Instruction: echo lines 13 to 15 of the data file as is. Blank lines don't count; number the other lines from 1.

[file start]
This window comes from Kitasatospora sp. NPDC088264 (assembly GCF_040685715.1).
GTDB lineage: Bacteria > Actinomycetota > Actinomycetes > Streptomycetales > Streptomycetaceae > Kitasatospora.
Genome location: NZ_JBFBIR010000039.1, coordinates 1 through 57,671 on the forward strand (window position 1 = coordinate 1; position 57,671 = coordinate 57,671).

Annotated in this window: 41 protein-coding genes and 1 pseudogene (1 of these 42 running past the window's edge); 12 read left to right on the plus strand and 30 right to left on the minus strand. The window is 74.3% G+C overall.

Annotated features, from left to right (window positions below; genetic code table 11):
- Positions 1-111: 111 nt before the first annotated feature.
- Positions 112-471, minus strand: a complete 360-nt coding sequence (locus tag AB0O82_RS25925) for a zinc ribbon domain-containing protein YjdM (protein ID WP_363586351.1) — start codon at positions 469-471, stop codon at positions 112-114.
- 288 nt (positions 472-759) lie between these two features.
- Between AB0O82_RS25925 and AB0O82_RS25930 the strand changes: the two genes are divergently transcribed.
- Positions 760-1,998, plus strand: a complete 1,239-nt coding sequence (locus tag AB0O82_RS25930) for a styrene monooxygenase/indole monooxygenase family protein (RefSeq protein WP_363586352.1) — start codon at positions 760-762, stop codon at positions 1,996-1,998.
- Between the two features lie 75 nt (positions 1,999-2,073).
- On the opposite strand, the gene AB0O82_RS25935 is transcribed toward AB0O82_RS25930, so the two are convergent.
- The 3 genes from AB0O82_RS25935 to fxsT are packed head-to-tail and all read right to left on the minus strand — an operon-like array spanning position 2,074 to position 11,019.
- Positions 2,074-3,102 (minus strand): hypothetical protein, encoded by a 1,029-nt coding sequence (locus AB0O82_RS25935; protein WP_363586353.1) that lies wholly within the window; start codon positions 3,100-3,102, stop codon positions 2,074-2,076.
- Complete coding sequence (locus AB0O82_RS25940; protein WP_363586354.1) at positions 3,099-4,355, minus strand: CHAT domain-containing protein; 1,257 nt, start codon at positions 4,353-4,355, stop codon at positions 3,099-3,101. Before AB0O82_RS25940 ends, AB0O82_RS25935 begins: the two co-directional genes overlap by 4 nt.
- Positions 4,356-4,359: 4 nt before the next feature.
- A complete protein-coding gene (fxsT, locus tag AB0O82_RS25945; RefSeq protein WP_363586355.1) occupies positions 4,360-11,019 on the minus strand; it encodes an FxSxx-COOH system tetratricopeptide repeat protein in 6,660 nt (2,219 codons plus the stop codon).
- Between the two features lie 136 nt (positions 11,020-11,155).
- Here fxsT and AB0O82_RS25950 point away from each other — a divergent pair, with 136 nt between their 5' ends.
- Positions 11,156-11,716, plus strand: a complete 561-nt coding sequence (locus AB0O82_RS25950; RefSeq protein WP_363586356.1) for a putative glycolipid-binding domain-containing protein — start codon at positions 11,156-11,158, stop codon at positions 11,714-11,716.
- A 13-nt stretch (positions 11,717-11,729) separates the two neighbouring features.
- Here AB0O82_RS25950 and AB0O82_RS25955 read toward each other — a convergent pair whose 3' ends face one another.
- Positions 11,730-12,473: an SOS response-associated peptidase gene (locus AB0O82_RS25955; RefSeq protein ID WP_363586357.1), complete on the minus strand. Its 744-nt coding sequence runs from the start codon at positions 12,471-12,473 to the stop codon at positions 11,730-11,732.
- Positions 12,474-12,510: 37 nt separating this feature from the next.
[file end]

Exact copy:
- The 3 genes from AB0O82_RS25935 to fxsT are packed head-to-tail and all read right to left on the minus strand — an operon-like array spanning position 2,074 to position 11,019.
- Positions 2,074-3,102 (minus strand): hypothetical protein, encoded by a 1,029-nt coding sequence (locus AB0O82_RS25935; protein WP_363586353.1) that lies wholly within the window; start codon positions 3,100-3,102, stop codon positions 2,074-2,076.
- Complete coding sequence (locus AB0O82_RS25940; protein WP_363586354.1) at positions 3,099-4,355, minus strand: CHAT domain-containing protein; 1,257 nt, start codon at positions 4,353-4,355, stop codon at positions 3,099-3,101. Before AB0O82_RS25940 ends, AB0O82_RS25935 begins: the two co-directional genes overlap by 4 nt.